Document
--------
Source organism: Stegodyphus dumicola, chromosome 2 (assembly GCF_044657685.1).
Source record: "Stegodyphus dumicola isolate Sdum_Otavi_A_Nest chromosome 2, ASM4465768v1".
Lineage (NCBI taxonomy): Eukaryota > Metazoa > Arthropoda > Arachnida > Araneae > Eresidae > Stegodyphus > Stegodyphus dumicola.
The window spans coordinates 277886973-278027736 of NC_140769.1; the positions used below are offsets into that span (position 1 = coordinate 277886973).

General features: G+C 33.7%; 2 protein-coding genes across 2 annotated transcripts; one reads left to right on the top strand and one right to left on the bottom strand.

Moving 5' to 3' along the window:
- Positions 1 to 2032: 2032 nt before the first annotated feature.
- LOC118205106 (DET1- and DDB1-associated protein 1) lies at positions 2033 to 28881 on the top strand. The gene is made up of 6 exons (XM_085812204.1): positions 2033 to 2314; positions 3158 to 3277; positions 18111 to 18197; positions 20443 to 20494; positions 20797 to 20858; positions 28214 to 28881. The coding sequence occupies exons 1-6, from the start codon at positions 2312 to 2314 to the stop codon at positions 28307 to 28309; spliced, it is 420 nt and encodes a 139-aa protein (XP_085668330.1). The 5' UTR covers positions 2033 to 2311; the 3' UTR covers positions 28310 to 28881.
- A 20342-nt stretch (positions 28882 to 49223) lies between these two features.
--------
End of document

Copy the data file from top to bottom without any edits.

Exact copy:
Source organism: Stegodyphus dumicola, chromosome 2 (assembly GCF_044657685.1).
Source record: "Stegodyphus dumicola isolate Sdum_Otavi_A_Nest chromosome 2, ASM4465768v1".
Lineage (NCBI taxonomy): Eukaryota > Metazoa > Arthropoda > Arachnida > Araneae > Eresidae > Stegodyphus > Stegodyphus dumicola.
The window spans coordinates 277886973-278027736 of NC_140769.1; the positions used below are offsets into that span (position 1 = coordinate 277886973).

General features: G+C 33.7%; 2 protein-coding genes across 2 annotated transcripts; one reads left to right on the top strand and one right to left on the bottom strand.

Moving 5' to 3' along the window:
- Positions 1 to 2032: 2032 nt before the first annotated feature.
- LOC118205106 (DET1- and DDB1-associated protein 1) lies at positions 2033 to 28881 on the top strand. The gene is made up of 6 exons (XM_085812204.1): positions 2033 to 2314; positions 3158 to 3277; positions 18111 to 18197; positions 20443 to 20494; positions 20797 to 20858; positions 28214 to 28881. The coding sequence occupies exons 1-6, from the start codon at positions 2312 to 2314 to the stop codon at positions 28307 to 28309; spliced, it is 420 nt and encodes a 139-aa protein (XP_085668330.1). The 5' UTR covers positions 2033 to 2311; the 3' UTR covers positions 28310 to 28881.
- A 20342-nt stretch (positions 28882 to 49223) lies between these two features.